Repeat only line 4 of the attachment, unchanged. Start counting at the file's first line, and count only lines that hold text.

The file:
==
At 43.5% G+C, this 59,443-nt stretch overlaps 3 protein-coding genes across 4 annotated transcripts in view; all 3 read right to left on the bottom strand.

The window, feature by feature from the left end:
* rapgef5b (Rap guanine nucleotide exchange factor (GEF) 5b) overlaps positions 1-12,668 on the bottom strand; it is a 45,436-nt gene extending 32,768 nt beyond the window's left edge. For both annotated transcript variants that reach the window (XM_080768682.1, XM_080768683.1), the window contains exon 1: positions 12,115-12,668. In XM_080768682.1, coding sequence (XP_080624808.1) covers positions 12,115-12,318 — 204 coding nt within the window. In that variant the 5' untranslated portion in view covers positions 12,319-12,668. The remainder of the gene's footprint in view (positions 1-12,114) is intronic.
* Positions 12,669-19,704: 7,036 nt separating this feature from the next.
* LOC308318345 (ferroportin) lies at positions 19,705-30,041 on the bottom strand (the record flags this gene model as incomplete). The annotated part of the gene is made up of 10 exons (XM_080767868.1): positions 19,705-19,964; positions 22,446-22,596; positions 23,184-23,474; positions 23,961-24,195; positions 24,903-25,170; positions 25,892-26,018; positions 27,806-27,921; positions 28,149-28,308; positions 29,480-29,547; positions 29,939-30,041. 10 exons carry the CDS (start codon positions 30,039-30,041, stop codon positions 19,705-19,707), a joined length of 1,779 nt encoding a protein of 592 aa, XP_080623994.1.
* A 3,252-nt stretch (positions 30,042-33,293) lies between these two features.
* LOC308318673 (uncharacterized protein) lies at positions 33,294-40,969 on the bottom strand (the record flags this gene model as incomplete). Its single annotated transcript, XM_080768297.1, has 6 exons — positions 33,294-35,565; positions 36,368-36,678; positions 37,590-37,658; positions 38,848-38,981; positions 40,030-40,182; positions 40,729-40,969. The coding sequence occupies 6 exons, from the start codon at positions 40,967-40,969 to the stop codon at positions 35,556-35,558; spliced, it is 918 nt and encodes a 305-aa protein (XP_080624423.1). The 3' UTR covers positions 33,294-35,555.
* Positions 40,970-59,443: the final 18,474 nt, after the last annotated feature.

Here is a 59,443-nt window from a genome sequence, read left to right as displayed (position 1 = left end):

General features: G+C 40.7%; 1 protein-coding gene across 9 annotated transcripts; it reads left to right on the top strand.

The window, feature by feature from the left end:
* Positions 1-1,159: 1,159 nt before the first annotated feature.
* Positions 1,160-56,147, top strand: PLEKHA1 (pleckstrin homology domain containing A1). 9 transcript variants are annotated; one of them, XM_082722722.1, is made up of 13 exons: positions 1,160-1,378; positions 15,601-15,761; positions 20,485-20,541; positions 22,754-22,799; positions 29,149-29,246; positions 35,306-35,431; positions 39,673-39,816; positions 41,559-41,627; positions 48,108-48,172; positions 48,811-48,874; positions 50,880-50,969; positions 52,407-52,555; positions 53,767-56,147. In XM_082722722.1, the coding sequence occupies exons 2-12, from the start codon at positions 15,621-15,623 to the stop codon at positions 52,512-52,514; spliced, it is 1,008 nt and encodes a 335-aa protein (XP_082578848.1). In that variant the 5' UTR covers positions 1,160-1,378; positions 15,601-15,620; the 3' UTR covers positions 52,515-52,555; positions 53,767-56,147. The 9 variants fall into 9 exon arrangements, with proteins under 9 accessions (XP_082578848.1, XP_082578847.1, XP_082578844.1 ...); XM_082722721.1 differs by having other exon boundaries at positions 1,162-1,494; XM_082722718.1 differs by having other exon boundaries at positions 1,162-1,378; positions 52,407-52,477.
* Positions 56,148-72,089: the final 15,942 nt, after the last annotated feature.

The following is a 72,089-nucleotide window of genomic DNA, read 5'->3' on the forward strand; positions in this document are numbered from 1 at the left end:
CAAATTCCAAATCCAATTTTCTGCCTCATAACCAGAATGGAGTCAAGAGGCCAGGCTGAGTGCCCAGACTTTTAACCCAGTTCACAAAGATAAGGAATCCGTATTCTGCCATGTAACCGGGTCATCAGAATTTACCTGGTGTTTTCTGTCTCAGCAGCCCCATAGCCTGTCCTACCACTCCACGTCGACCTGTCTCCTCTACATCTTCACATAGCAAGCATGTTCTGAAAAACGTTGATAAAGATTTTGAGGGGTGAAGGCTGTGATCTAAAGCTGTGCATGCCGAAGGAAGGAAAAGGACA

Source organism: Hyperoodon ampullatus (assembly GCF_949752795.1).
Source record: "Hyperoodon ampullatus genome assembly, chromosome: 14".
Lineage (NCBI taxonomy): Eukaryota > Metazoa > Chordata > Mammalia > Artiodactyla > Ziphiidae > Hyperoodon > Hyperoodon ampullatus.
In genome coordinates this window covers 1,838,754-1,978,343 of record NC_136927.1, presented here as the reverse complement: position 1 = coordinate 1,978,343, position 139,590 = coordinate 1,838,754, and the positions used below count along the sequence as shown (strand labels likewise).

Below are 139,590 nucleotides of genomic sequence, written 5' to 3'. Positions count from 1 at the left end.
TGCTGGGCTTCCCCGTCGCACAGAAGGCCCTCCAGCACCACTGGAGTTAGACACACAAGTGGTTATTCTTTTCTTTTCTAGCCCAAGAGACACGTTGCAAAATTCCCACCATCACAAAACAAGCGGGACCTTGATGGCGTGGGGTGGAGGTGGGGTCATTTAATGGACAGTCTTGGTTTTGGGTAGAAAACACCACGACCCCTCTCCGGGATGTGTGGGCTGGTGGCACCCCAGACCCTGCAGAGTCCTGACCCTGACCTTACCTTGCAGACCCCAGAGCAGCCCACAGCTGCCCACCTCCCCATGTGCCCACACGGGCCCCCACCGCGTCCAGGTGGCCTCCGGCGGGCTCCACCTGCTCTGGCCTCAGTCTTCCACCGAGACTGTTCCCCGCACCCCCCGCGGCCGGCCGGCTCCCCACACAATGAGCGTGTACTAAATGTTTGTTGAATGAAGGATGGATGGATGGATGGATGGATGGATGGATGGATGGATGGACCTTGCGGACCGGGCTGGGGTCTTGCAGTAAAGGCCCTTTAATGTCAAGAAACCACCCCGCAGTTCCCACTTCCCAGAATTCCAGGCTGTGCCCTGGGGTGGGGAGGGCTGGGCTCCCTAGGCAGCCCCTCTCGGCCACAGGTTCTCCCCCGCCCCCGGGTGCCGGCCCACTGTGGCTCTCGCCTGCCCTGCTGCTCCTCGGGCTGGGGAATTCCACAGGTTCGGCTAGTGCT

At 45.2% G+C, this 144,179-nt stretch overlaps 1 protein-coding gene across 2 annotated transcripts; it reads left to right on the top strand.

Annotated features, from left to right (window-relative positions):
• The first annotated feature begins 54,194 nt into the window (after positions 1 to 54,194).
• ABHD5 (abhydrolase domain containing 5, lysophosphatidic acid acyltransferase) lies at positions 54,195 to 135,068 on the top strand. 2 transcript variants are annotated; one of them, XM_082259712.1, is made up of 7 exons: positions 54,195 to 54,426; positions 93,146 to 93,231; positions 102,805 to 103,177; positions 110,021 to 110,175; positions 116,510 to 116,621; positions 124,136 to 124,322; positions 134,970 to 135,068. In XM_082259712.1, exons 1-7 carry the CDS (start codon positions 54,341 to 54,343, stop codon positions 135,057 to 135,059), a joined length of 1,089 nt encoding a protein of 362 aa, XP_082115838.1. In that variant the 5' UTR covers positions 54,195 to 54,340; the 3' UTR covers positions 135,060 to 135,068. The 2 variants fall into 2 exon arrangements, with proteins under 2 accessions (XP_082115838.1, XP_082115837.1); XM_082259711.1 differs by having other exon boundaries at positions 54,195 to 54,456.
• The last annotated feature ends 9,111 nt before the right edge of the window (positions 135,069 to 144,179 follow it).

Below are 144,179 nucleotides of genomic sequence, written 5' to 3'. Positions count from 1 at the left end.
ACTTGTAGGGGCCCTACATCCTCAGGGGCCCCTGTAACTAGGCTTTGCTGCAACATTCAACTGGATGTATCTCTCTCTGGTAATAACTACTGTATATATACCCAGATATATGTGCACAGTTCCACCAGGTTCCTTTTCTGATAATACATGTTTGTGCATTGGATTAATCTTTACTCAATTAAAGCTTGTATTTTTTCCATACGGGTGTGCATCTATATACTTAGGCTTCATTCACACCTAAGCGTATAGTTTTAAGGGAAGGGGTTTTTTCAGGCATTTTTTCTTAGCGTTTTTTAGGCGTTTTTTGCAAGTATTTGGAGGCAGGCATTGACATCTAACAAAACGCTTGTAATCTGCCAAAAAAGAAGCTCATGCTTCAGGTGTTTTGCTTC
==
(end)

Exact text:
* Positions 12,669-19,704: 7,036 nt separating this feature from the next.